Researchers watched hundreds of pedestrians in Seattle and came up with some hard numbers on the dangers of texting and walking.
According to the newly published University of Washington study, nearly 30 percent of pedestrians are involved in some sort of "distracting activity" (like listening to music, talking on the phone, or texting) while crossing the street.
Texting pedestrians were slower to cross the street, taking an extra 1.87 seconds cross intersections than undistracted pedestrians. Texting pedestrians were 3.9 times more likely than undistracted people to engage in some sort of unsafe crossing behavior like jaywalking or failing to look both ways.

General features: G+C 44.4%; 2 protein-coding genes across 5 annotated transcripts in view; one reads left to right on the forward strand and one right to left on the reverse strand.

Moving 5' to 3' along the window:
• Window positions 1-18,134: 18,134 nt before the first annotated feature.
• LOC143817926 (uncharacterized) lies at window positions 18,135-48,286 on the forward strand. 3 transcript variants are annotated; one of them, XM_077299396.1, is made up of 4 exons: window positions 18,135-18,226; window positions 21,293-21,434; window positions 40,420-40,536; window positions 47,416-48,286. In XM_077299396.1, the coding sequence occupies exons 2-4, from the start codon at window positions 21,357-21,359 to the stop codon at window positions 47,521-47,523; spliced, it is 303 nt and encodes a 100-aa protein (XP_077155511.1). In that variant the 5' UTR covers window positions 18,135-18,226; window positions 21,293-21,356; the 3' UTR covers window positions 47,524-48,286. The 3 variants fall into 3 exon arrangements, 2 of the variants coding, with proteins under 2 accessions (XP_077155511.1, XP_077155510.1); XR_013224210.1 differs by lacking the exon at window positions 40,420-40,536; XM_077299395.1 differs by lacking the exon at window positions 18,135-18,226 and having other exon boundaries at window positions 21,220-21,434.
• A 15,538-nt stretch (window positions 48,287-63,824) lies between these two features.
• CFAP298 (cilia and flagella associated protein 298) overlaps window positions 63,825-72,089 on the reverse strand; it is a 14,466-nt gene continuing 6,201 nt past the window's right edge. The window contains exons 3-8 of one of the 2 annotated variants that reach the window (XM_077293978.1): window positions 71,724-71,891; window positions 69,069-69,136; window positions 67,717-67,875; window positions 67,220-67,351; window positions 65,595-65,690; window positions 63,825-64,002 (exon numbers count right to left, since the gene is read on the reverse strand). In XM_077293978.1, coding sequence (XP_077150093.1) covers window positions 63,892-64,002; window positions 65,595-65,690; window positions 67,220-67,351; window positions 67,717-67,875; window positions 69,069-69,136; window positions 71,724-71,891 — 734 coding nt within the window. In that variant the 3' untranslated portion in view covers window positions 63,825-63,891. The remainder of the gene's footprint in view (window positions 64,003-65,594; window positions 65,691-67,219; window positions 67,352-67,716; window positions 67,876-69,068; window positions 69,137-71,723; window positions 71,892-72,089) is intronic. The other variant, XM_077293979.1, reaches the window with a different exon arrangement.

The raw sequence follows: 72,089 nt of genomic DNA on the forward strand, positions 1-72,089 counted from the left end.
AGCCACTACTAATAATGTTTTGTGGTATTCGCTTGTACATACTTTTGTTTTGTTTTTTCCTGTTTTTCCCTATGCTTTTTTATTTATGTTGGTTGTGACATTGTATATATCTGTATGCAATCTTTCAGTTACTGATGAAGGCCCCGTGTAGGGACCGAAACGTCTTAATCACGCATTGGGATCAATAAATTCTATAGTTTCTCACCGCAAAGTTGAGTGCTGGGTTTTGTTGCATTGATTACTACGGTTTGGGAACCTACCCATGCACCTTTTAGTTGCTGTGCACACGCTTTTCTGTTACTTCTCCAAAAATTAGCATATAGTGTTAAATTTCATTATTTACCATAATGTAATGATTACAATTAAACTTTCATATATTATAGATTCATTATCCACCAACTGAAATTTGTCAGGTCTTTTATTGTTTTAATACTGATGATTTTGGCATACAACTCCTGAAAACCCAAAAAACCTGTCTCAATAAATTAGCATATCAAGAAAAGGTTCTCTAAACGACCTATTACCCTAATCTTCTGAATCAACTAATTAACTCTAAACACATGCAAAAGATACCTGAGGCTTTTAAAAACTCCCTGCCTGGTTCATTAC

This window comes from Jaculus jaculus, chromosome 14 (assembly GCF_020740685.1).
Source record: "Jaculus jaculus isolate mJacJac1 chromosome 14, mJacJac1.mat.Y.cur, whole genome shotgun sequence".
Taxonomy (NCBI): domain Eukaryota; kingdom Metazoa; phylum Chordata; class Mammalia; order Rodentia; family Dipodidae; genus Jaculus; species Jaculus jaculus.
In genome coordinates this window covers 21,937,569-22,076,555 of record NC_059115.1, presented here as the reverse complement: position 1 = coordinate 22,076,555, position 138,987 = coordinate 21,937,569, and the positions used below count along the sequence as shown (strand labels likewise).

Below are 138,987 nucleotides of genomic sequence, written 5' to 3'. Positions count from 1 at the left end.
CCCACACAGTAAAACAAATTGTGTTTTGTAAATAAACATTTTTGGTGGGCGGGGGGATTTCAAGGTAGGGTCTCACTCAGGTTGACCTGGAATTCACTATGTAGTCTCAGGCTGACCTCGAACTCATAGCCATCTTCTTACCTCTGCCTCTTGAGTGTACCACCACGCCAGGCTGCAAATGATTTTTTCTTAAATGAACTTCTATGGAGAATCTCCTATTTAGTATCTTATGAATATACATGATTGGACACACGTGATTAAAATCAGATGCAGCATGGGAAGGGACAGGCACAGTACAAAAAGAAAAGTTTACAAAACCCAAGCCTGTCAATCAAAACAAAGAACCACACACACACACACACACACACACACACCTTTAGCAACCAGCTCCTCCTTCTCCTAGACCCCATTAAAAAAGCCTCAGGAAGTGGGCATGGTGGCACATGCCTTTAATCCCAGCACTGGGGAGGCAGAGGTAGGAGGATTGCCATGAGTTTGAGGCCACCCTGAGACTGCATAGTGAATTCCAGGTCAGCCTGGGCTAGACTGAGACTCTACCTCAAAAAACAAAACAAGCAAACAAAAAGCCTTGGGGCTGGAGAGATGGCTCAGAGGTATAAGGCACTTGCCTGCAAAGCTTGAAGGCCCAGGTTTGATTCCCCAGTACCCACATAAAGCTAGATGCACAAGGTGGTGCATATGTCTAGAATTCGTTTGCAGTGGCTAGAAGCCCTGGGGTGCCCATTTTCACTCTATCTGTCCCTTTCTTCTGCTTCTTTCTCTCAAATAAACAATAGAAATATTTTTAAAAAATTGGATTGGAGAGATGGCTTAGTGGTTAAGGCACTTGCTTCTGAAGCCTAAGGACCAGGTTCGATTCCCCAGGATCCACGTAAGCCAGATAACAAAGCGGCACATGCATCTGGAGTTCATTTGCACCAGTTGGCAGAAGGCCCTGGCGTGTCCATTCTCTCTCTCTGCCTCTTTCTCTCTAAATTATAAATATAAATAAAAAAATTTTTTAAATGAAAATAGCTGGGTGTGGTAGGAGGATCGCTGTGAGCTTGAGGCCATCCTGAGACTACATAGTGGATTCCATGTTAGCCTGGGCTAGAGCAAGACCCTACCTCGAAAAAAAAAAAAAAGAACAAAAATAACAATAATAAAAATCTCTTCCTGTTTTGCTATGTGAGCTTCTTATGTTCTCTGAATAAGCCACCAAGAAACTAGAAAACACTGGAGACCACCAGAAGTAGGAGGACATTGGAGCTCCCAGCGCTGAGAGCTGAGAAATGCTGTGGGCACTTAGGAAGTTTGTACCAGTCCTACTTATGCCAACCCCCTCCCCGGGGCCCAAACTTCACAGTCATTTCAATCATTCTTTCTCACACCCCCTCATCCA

On the flip side, pedestrians listening to music walked half a second faster across the average intersection than undistracted pedestrians. Speed demons!
Of course, the big issue isn't texting walkers, but texting drivers. "Distracted driving" led to a jaw-dropping number of deaths on American roads last year: 3,331. And then there's people who die just because drivers weren't paying enough attention, like Portland's 27-year-old Mara Rosanne Forsythe-Crane, who was struck and killed by a truck this week on the Beaverton-Hillsdale Highway. There is a vigil tonight to remember her death and support safety improvements on the road.
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